[arch-general] how to migrate installs between hard drives?

Will Siddall will.siddall at gmail.com
Tue Jul 28 15:20:54 EDT 2009

Hey everyone,
After several attempts, I'm still back to trying to resolve this.  To
explain in more detail, I had a 100G hd with a root partition (with my
Arch Install), a data partition and a swap.  I managed to run dd on
both partitions and in the new hd (200G) apply both.  But that only
worked partially due to the fact that it copied the ratios of file
sizes rather than the actual file size... Copying 80G of data from a
30G partition doesn't quite sit well with me.
Next step was to mount the iso images and copy the files.  That's what
I was in the process of doing of my last message and it worked...
until I went to restart and update.  What I found that was that my
permissions and ownership info was not kept.  Because of this, as soon
as I went to update anything, the installers would run, but just
delete the files (it deleted pacman and yaourt so I had to find a way
to compile pacman to install again... until it tried to update all of
my bin tools... then everything was gone).
Now following all of your suggestions, I tried rsync -arpol and a
variety of different other settings but it still doesn't keep the
permissions.  I tried running tar on the partition, still not working.

Does anyone have any other suggestions or know why I'm having this
problem?  I'm going to try to wipe out the new hard drive and run dd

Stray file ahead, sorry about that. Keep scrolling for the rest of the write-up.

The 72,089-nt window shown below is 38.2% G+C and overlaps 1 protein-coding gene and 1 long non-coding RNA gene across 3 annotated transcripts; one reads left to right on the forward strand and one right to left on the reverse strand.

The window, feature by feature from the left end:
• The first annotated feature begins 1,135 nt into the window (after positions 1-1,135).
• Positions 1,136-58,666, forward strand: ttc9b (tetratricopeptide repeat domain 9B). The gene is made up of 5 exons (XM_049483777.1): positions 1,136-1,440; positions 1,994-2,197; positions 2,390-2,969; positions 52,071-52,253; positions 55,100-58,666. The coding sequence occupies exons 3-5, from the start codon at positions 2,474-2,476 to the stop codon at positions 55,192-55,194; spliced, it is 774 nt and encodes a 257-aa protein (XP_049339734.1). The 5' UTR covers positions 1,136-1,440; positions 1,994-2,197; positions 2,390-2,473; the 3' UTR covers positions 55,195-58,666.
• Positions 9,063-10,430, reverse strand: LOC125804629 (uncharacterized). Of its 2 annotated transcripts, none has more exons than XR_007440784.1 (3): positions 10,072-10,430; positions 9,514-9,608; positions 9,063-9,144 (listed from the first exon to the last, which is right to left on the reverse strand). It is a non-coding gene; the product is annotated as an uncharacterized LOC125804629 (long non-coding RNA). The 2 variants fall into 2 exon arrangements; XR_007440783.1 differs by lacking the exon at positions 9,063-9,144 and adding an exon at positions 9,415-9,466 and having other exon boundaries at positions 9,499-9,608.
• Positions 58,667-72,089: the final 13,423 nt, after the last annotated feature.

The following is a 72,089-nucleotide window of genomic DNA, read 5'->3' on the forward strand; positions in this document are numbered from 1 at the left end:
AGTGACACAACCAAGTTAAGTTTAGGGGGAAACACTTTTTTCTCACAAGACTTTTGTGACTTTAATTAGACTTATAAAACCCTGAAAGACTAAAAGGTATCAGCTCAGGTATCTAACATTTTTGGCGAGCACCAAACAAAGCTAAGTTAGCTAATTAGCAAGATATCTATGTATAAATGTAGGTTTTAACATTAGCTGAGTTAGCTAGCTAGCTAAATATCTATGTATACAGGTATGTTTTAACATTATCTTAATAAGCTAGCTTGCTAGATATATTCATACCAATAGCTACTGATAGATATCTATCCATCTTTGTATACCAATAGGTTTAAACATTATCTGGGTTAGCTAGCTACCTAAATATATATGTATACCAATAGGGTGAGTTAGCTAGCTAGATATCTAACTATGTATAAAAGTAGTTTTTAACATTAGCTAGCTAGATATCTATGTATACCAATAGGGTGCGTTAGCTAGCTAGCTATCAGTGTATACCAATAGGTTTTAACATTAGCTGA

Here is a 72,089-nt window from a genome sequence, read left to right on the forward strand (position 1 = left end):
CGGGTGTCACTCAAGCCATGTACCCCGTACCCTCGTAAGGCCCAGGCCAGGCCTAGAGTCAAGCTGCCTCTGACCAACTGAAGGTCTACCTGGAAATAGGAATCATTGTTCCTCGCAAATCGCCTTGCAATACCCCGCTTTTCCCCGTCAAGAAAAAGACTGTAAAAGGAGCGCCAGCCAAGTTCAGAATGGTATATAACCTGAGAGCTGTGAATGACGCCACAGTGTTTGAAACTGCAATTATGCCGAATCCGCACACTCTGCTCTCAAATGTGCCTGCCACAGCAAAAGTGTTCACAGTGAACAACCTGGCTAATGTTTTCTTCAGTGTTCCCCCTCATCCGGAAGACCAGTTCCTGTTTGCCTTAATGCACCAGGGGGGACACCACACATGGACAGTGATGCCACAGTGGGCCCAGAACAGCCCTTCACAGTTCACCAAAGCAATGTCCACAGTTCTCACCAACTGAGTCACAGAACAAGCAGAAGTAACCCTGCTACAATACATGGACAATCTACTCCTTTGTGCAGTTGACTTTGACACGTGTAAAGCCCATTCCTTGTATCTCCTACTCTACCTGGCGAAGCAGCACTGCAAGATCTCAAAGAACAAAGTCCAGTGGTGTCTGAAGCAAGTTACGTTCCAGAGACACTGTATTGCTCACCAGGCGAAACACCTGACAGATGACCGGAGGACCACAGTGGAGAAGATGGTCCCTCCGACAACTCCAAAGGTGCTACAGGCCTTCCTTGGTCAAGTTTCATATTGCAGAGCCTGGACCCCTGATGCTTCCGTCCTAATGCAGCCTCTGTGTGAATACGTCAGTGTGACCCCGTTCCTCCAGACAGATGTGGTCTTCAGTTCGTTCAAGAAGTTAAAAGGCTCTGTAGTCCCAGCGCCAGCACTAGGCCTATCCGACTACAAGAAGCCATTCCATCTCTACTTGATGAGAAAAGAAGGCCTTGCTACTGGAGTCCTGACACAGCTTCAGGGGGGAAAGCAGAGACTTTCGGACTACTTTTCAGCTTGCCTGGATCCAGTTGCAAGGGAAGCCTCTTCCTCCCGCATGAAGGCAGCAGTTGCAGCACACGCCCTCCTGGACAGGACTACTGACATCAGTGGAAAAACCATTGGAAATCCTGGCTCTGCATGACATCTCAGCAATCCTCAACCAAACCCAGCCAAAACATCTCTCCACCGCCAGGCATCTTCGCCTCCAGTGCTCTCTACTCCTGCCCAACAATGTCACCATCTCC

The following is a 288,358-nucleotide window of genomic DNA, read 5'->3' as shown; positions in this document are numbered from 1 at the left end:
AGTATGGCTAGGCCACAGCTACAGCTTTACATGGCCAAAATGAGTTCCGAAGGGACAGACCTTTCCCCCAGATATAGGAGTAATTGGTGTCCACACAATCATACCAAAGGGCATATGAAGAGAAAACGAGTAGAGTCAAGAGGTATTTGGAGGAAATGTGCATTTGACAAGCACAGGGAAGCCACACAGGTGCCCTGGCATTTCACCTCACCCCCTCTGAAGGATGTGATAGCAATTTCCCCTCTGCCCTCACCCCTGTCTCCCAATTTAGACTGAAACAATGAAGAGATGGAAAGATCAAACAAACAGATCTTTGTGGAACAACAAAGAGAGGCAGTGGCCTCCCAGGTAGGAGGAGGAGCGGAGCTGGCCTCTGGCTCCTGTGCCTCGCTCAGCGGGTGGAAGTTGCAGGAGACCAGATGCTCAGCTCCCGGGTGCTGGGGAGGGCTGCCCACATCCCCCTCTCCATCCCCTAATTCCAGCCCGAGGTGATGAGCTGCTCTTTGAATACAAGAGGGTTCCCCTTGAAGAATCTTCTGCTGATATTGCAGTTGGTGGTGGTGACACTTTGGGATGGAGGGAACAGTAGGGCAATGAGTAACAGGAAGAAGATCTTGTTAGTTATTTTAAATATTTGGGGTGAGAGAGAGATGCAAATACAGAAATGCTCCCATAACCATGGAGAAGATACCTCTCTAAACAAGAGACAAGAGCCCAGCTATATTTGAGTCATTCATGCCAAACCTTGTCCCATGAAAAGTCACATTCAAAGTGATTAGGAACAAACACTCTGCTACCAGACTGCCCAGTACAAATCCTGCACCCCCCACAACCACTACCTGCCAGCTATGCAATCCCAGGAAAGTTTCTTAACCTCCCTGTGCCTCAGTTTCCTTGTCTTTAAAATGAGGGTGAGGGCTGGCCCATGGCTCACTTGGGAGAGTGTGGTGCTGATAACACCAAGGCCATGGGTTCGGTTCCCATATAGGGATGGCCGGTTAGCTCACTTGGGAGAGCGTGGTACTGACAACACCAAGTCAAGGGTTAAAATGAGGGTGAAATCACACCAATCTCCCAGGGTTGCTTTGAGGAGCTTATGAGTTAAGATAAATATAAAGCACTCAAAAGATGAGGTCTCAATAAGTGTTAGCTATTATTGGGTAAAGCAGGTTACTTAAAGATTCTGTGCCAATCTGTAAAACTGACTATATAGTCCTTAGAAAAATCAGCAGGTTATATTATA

on the whole 100g disk and reapply it to the 200G disk.  And by the
way, I'm running a ubuntu livecd to run these processes.


On Mon, Jul 27, 2009 at 1:10 PM, David Rosenstrauch<darose at darose.net> wrote:
> solsTiCe d'Hiver wrote:
>> if think dd is the worst way to copy data between disk or partition
>> i used to copy data from one partition to another the "old" way by using
>> tar and a pipe
>> tar -C /myfirst partition -csSf -|tar -C /mysecondpartition -xSsp
>> rsync is not bad too.
> I also prefer to handle this type of things using tar, though without the
> pipe.  I generally will generate a full tar archive of the original
> partition, then copy it over to the other disk and either fully untar it, or
> untar portions of it.  The reason I go for the full archive is because I
> like to keep the tarball around afterwards in case I need to repeat the
> process, need to untar additional portions of it, etc.
> DR

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